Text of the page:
This week is the National Pro Bono Celebration. Each day this week, Texas Bar Blog will feature Texas attorneys who provide pro bono services in their communities. The service of these attorneys, and the hundreds of pro bono attorneys like them in Texas, ensures access to justice for many of the most vulnerable Texans. For a list of Pro Bono Celebration events in your area, click here.
Larry Spain, Professor of Law at Texas Tech University, has taken hundreds of pro bono cases with Legal Aid of NorthWest Texas (LANWT) since he began volunteering with them in 2001. Speaking of his service, Professor Spain says he believes pro bono is both a professional obligation of every attorney and an absolute necessity for low-income families in need. “For those who are aware of the tremendous unmet need for critical legal services for those individuals unable to afford counsel, every lawyer’s contribution is necessary to realize the ideal of equal access to justice,” he says. Limited resources force legal aid offices in Texas to turn away half of the eligible clients who come to their offices seeking help, and pro bono attorneys are the only ones with the training and license to fill that gap.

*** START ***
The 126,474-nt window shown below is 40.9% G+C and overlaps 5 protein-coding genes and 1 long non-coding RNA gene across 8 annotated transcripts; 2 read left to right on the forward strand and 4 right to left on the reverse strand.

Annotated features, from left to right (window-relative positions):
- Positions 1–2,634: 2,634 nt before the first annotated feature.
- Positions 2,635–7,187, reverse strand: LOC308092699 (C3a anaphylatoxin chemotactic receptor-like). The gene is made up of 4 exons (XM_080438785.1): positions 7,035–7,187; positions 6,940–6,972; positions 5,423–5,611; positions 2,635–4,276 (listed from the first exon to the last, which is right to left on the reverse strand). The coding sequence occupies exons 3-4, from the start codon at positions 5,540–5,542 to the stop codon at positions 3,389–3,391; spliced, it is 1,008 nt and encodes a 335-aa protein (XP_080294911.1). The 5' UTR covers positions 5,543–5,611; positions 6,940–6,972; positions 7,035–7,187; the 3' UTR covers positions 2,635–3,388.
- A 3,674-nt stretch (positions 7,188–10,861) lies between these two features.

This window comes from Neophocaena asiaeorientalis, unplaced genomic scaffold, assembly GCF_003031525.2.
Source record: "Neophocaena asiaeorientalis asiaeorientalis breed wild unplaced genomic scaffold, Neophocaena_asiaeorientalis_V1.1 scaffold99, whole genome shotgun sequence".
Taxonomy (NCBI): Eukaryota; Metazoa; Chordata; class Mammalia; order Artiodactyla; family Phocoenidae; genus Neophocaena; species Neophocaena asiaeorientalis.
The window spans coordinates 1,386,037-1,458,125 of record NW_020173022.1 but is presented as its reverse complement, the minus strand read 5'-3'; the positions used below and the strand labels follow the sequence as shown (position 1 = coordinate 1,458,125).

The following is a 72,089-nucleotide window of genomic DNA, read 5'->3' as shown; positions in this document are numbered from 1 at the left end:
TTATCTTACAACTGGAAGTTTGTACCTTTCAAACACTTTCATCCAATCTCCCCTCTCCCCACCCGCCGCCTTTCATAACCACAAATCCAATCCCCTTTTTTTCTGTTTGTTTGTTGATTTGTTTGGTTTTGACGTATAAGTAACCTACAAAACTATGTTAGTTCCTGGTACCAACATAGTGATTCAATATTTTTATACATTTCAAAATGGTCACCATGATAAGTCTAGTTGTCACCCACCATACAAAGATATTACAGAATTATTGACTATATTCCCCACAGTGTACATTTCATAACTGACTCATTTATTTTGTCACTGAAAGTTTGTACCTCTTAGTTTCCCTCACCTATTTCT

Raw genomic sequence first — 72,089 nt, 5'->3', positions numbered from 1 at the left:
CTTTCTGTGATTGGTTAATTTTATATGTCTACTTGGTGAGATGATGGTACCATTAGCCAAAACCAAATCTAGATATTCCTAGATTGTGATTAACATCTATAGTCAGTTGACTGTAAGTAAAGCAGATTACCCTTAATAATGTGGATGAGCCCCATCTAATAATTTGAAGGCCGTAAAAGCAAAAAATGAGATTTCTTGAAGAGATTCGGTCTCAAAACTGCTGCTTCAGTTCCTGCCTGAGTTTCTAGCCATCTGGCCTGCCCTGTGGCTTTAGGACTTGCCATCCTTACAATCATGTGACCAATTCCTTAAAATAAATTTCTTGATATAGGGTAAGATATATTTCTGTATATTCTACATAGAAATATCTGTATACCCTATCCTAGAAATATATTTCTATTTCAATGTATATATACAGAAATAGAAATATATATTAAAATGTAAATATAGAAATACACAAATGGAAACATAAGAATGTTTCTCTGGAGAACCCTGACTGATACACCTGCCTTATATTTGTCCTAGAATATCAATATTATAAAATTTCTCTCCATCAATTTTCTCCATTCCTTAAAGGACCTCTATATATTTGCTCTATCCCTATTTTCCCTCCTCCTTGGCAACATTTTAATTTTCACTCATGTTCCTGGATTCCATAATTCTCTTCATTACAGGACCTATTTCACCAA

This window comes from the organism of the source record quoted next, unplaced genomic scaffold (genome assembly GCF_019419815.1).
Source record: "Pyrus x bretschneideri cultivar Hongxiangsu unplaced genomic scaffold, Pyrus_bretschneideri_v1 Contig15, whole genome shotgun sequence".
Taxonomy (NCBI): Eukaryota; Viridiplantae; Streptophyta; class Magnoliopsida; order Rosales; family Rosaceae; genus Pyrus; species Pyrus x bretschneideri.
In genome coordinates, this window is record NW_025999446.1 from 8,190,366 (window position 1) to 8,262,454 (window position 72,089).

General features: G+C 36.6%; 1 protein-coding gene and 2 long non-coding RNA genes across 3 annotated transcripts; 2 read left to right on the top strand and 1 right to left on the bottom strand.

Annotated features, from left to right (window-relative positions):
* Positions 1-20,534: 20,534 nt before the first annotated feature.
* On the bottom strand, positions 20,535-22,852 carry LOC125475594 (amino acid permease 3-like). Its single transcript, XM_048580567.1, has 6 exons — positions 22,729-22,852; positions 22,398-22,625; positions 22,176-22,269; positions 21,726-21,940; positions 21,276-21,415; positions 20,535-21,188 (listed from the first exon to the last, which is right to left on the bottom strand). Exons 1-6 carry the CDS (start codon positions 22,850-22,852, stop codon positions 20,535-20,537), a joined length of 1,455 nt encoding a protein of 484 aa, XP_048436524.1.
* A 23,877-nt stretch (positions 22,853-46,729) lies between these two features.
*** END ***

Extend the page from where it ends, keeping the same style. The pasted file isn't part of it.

At Texas Tech School of Law, Professor Spain serves as the faculty sponsor for three student organizations supporting legal services to low-income Texans: the Student Public Interest Initiative, Volunteer Law Student Association, and Family Law Society. In the evenings, Professor Spain contributes hundreds of hours to legal clinics held monthly by LANWT. And when he’s not providing advice to low-income clients, he’s organizing an annual CLE program by law school faculty for legal aid and pro bono attorneys, serving as chair of the Bar’s Legal Services to the Poor in Civil Matters Committee, or serving on the Law School Advisory Committee of the Texas Access to Justice Commission.
Through it all, Professor Spain is motivated by the students he teaches: “The satisfaction of impacting the lives of individual clients in a positive and lasting way on a matter which is of utmost importance to them is a reward in and of itself. More importantly, as a faculty member, I hope to serve as a role model to law students of the importance of pro bono service and the ethical obligation they have to contribute their services on a pro bono basis throughout their professional career.”